“No, no, no,” the heavyset woman repeated, shaking her head. Maybe she didn’t speak English.
As the bus rocked, Ella moved along the aisle. She passed the sleeping construction worker and approached the pretty young lady. “Excuse me? Would you happen to have change for a five?”
The young lady did something unexpected; she pulled out a huge handbag from between her legs. “Hmm, let me see.”
“Maybe,” Ella stated, looking hopeful as she quickly glanced out the window checking on how far the bus had taken her.
The young lady stopped short from opening her bag and sighed. “No, I don’t. I just did laundry the other day, and, I’m sorry, I don’t.”
Ella slowly turned her head and glanced over to the young man. “Do you have change?” she asked him.
“Oh, I wish I did. I have no cash on me at all, not even a token.” He shrugged.
“Oh dear,” she sighed. Ella was right—he was out of work.
“Maybe the bus driver will let you ride with only the amount you have,” the young man suggested. “What, you’re just a quarter short?”
Ella’s expression changed with an amused eyebrow and she moved back towards the fare box.
The driver cleared his throat. “Exact change, lady.” He sniffed.
“I’m only a quarter short,” Ella pointed out.
The bus listed through an intersection causing everyone’s heads to sway.
“You know the rules; exact change.” The driver placed his hand over the fare box.
“What has this world come to? An old woman rides the bus every day and once she is a quarter short. Now, the city can’t survive without my twenty-five cents?” Ella asked.
The young lady said, “Just let her ride.”
“Really, let the old gal pass,” the young man added.
“Why thank you, but I can fight my own battles.” Ella turned and leaned in close to the driver’s ear, pointed her crooked finger and said, “I think after the amount of taxes I’ve paid to this city over the years, I should ride for free.”
“Either pay or get off my bus.”
“There you go—there you have it. One can never depend on the kindness of others,” she fumed. “Look at a bus full of passengers and no one has change for a little old lady. Except for these two nice young people, at least they tried.” Ella motioned to the pair. They in turn smiled at each other. She felt they made a handsome couple—too bad he was out of work.
“What’s it gonna be, lady?” The driver stopped the bus at a stop sign and turned in his seat. “Either put that bill in the fare box or get off my bus.”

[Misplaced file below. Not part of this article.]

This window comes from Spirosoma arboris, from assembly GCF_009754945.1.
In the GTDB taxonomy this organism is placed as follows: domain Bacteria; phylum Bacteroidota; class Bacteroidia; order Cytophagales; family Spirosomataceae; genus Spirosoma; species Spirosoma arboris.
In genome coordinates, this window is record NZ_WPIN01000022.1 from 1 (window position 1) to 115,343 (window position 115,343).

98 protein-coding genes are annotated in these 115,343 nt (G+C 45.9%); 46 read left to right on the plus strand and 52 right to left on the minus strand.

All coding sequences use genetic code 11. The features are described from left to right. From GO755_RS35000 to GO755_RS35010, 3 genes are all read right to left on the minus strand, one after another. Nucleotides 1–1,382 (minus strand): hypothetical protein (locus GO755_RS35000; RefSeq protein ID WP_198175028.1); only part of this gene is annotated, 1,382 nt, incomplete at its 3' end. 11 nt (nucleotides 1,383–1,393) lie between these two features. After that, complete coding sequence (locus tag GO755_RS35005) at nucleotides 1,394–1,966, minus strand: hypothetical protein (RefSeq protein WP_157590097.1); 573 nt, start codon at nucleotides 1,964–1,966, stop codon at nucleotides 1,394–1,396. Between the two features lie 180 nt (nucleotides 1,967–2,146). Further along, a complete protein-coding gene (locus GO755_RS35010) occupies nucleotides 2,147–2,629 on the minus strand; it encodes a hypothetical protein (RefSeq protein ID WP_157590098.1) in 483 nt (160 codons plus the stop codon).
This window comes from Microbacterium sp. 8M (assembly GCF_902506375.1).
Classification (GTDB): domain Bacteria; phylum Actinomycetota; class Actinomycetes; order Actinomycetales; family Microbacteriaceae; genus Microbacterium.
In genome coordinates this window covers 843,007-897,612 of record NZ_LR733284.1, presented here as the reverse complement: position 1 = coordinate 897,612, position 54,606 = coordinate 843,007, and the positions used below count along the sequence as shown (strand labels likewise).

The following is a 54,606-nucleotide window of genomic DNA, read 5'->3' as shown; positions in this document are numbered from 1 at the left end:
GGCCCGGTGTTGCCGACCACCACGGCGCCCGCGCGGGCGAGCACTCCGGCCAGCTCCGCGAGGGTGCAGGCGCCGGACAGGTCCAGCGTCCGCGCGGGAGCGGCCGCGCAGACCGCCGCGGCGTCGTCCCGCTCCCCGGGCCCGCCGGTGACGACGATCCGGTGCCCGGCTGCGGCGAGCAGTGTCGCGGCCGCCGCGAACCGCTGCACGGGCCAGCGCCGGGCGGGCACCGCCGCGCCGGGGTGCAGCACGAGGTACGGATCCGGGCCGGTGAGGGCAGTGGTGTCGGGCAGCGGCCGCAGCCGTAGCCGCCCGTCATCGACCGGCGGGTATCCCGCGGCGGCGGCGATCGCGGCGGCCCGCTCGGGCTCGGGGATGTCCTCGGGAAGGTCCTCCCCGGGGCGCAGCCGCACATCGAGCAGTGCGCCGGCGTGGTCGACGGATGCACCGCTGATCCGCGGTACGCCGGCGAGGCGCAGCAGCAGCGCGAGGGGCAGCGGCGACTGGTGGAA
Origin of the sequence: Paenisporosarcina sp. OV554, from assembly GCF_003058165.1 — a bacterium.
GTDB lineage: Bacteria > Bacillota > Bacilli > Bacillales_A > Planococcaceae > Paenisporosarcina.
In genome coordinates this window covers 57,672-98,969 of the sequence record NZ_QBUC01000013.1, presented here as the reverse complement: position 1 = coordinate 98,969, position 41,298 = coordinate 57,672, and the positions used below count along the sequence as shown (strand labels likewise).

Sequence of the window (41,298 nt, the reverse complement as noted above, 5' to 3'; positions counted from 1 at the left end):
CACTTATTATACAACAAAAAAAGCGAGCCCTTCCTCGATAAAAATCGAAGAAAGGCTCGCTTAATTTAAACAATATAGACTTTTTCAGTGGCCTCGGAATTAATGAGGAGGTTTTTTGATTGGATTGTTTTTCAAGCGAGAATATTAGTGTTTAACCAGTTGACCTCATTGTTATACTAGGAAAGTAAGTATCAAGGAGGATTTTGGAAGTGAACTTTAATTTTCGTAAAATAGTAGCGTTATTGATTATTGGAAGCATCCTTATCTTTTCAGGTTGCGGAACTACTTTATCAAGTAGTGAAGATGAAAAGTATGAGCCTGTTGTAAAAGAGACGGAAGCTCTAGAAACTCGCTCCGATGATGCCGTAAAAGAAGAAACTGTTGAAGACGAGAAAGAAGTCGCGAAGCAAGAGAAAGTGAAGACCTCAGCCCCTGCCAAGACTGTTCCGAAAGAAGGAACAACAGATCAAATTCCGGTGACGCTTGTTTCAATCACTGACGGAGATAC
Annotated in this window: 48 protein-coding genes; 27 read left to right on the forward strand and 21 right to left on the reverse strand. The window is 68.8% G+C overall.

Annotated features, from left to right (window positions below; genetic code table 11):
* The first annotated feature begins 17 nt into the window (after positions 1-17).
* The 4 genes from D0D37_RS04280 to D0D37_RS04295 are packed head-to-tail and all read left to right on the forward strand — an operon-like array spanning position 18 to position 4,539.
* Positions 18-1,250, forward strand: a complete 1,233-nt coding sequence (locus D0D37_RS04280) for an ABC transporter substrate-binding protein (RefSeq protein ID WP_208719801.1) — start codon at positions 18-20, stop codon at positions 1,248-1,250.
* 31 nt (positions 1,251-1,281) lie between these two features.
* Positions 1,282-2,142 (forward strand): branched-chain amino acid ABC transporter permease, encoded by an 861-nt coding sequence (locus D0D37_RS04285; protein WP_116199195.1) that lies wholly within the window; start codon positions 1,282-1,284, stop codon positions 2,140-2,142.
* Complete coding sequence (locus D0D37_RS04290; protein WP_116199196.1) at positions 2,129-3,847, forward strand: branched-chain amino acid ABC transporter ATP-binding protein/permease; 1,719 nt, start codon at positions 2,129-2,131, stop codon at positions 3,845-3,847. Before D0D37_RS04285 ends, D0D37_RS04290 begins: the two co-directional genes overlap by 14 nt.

“What!” Ella gasped. “The whole five dollars? And pay the city extra for nothing? You’ve already taken me four blocks from my house.” Ella shook her head. “Let me off here!”
“Fine,” the driver snapped.
The hydraulics hissed, as the doors swung open right where another old woman happened to be standing—waiting for the bus.
“What a rotten world, when no one finds it in their heart to help an old woman. And you,” Ella said to the driver, “I hope you find yourself old and feeble some day. Then we’ll see. A city pension won’t be enough.” With the driver behind her, Ella’s expression shifted to one of satisfaction. She made her exit off the bus, step by step, down each stair—slowly.
The driver hesitated from closing the doors, waiting for the other old woman to board. She didn’t move. She just stood there—with Ella.
“Well what about you?” the driver yelled.
The other old woman pursed her lips. “I don’t want to board your bus. I’m waiting for someone.”
The doors slammed. The bus drove off.
Ella folded the bill into her coin purse, zipped it shut and slipped it back into her pocket along with the loose change, one white glove and her Senior Citizen Discount Card.
“Hello, Ella,” the other old woman said.
“Hello, Agnes.” The two old women coupled arms and started walking.
“Ella, what was that all about?” Agnes asked, looking back to the bus. “Don’t tell me you’re still pulling that ‘Little Old Lady Short on the Bus Fare’ scam, are you?”
“Why should I pay full fare to go four blocks? Marvin, God rest his soul, always said we pay too much in taxes."
“But Ella, what if someone gives you the change?”
“Never,” Ella said, shaking her head. “When has anyone ever given someone else change on the bus?”
The two old women turned and walked into a courtyard building—slowly.